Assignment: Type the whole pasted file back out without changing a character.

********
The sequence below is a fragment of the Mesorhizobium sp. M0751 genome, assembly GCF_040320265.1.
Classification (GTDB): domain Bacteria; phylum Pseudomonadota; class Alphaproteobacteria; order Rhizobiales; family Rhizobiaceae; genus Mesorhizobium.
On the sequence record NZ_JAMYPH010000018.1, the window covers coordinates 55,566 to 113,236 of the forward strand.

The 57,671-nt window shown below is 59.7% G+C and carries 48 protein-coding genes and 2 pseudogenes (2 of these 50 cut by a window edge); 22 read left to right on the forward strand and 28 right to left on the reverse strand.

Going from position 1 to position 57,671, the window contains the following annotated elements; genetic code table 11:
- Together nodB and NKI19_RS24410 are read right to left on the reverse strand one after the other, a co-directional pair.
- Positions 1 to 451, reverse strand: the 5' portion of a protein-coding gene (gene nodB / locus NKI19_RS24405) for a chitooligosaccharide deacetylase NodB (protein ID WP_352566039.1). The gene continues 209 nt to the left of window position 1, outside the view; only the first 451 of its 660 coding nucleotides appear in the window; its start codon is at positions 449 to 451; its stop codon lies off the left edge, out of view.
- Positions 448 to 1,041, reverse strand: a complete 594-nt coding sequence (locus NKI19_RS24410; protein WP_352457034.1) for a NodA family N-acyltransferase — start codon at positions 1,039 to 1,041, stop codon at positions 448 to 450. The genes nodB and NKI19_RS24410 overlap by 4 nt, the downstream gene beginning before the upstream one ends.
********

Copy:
The sequence below is a fragment of the Mesorhizobium sp. M0751 genome, assembly GCF_040320265.1.
Classification (GTDB): domain Bacteria; phylum Pseudomonadota; class Alphaproteobacteria; order Rhizobiales; family Rhizobiaceae; genus Mesorhizobium.
On the sequence record NZ_JAMYPH010000018.1, the window covers coordinates 55,566 to 113,236 of the forward strand.

The 57,671-nt window shown below is 59.7% G+C and carries 48 protein-coding genes and 2 pseudogenes (2 of these 50 cut by a window edge); 22 read left to right on the forward strand and 28 right to left on the reverse strand.

Going from position 1 to position 57,671, the window contains the following annotated elements; genetic code table 11:
- Together nodB and NKI19_RS24410 are read right to left on the reverse strand one after the other, a co-directional pair.
- Positions 1 to 451, reverse strand: the 5' portion of a protein-coding gene (gene nodB / locus NKI19_RS24405) for a chitooligosaccharide deacetylase NodB (protein ID WP_352566039.1). The gene continues 209 nt to the left of window position 1, outside the view; only the first 451 of its 660 coding nucleotides appear in the window; its start codon is at positions 449 to 451; its stop codon lies off the left edge, out of view.
- Positions 448 to 1,041, reverse strand: a complete 594-nt coding sequence (locus NKI19_RS24410; protein WP_352457034.1) for a NodA family N-acyltransferase — start codon at positions 1,039 to 1,041, stop codon at positions 448 to 450. The genes nodB and NKI19_RS24410 overlap by 4 nt, the downstream gene beginning before the upstream one ends.